CR17 campaign funding – facts and law.

by | Sep 13, 2019 | General | 0 comments

A report which first appeared in the Cape Argus and was later summarised by Legalbrief deserves careful consideration by those who want to believe that the ANC is not anything more than a criminal enterprise. The report appears to be credible, the words attributed to Meshack Radebe have not been repudiated and the response of the ANC spokesperson is as anodyne as it is foreseeable.

This is the summary published by Legalbrief:

Former KZN legislature Deputy Speaker Meshack Radebe has revealed how he witnessed ANC leaders giving out cash in exchange for votes at the party’s Nasrec elective conference in 2017. The veteran said what he witnessed made him realise his party was taking a wrong direction, and he decided to quit government positions. A Cape Argus report notes Radebe was a former mayor and MEC of Social Development & Agriculture. He said he declined to return to the provincial legislature despite being in the top 20 on the ANC’s provincial list. ‘When I returned from Nasrec, I said I am resigning because what I saw there I could not stomach. But the leadership, including Nxamalala (Jacob Zuma), pleaded with me not to leave until after the elections,’ he said. He was reacting to allegations that leaders used money to win support at the conference. ‘In the hotel where I was staying, cash was given out in the foyer. Delegates would come in buses to collect cash. One of the leaders giving out money is now a Minister. Delegates were counting R5 000, R3 000, R4 000. Others were complaining the money received was not enough,’ he said. ANC national spokesperson Pule Mabe last night said he was not privy to claims made by Radebe and declined to comment, notes the report.

The inescapable inference to be drawn from Radebe’s account of the goings on before the ANC elective conference vote at Nasrec in December 2017 is that bribes were being paid to secure the support of greedy delegates who moaned that they were not being paid enough. His account leaves no room for the benign explanation that out of pocket expenses, subsistence and travelling allowances or similar expenses were being refunded in the hotel foyer. Instead a frenzy of bribery was what he observed and it is what drove him out of the ANC.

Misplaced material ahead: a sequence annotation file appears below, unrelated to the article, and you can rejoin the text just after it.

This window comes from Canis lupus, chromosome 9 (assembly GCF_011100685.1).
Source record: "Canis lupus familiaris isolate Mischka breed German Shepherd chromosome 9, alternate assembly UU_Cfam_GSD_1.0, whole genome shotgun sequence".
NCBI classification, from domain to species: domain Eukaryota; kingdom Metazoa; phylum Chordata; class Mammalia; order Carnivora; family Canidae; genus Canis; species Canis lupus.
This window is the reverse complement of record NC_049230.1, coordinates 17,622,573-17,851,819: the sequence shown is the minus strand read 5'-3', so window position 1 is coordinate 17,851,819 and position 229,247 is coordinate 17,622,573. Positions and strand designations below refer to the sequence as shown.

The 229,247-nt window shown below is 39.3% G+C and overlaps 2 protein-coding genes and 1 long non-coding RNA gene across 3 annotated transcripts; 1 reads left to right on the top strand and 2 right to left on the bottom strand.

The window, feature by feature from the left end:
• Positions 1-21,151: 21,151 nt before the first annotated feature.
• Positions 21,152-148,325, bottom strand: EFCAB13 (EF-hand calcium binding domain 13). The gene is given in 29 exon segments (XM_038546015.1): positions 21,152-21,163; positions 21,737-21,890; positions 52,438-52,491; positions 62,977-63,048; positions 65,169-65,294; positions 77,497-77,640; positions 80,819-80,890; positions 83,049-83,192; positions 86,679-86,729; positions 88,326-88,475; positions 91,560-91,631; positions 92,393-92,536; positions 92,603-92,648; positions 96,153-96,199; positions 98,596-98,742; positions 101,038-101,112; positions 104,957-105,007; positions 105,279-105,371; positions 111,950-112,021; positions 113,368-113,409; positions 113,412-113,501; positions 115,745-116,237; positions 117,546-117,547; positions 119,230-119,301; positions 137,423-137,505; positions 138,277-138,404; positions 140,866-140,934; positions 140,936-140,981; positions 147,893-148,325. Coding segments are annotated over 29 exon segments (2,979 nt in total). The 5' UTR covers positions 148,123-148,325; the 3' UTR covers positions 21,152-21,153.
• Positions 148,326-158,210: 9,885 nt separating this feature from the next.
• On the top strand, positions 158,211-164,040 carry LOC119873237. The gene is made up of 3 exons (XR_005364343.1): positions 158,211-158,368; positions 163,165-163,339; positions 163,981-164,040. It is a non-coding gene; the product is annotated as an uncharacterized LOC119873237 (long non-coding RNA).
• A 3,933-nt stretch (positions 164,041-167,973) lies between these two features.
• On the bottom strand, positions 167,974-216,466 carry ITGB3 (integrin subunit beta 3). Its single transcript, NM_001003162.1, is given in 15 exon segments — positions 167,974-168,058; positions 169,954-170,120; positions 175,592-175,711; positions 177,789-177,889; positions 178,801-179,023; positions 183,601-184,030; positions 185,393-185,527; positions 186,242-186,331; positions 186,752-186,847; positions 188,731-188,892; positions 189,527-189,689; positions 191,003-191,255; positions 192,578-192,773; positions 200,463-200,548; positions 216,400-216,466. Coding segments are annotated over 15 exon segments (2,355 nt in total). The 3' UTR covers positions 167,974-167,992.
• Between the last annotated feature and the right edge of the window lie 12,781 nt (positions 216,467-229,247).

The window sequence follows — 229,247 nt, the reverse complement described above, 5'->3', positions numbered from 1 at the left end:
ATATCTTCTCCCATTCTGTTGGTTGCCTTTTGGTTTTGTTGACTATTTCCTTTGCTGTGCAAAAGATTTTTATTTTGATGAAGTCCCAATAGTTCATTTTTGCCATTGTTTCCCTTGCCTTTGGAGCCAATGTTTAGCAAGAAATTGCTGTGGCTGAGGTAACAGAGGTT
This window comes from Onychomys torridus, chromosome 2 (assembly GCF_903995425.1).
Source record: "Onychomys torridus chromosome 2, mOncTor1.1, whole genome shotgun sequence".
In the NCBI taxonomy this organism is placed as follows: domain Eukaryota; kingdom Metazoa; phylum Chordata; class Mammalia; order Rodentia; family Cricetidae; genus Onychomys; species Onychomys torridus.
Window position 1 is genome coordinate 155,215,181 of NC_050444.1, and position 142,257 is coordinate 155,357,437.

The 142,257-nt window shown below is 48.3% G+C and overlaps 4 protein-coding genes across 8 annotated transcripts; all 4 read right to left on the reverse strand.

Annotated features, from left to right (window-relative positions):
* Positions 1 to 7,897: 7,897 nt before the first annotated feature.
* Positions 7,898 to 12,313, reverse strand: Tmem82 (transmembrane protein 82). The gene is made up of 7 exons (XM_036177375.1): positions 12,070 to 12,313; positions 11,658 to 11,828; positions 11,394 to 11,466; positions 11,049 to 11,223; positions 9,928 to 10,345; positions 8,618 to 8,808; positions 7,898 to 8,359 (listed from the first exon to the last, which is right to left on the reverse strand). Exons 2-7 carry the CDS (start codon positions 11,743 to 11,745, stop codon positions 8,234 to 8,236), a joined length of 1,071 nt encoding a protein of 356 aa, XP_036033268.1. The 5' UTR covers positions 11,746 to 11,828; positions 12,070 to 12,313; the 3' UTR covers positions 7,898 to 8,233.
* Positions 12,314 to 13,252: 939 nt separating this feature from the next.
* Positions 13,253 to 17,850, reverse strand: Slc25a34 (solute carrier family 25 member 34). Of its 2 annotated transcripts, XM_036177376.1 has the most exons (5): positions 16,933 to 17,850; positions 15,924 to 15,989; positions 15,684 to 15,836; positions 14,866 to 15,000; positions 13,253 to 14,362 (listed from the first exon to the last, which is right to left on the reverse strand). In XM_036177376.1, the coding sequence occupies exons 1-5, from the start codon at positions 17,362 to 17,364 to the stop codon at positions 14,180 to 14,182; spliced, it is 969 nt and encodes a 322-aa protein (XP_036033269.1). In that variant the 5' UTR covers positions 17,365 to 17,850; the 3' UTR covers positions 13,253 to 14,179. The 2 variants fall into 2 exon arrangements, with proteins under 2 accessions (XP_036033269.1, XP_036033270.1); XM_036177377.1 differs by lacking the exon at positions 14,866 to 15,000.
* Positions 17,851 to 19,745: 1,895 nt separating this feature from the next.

This report, coming as it does on top of the disclosure that the CR17 campaign paid R70 million in ANC membership fees on behalf of lapsed supporters, is troublesome to the health of our democracy. Even if it assumed that all “helped” in this way were five years in arrears, this is “assistance” to the tune of 5 X R20,oo annual membership fee which means that 700,000 or more individuals were helped. In 2015 the official membership of the ANC was just over 769,000. The monetary figure admitted to by the CR17 campaign means that at its lowest 700,000 members were given financial assistance by the campaign. This makes a nonsense of the narrow margin of victory attained by the CR17 campaign at Nasrec.

The state is required to respect and protect the right of every citizen to “free, fair and regular elections” under section 19(2) of the Bill of Rights. The criminal justice administration cannot turn a blind eye to the scene as observed by Meshack Radebe. What he saw is evidence that the section was egregiously violated by a cabinet member whom Radebe is able to identify, among others.

The horizontal application of the Bill of Rights to individuals means that politicians must likewise ensure free and fair elective process, something which is impossible if votes are bought at any level.

It is beyond doubt that, if Radebe’s evidence is accepted, the crime defined as the general offence of corruption has taken place. The relevant parts of section 3 of the Prevention and Combating of Corrupt Activities Act make this clear:

  General offence of corruption

Any person who, directly or indirectly-

        (a)   accepts or agrees or offers to accept any gratification from any other person, whether for the benefit of himself or herself or for the benefit of another person; or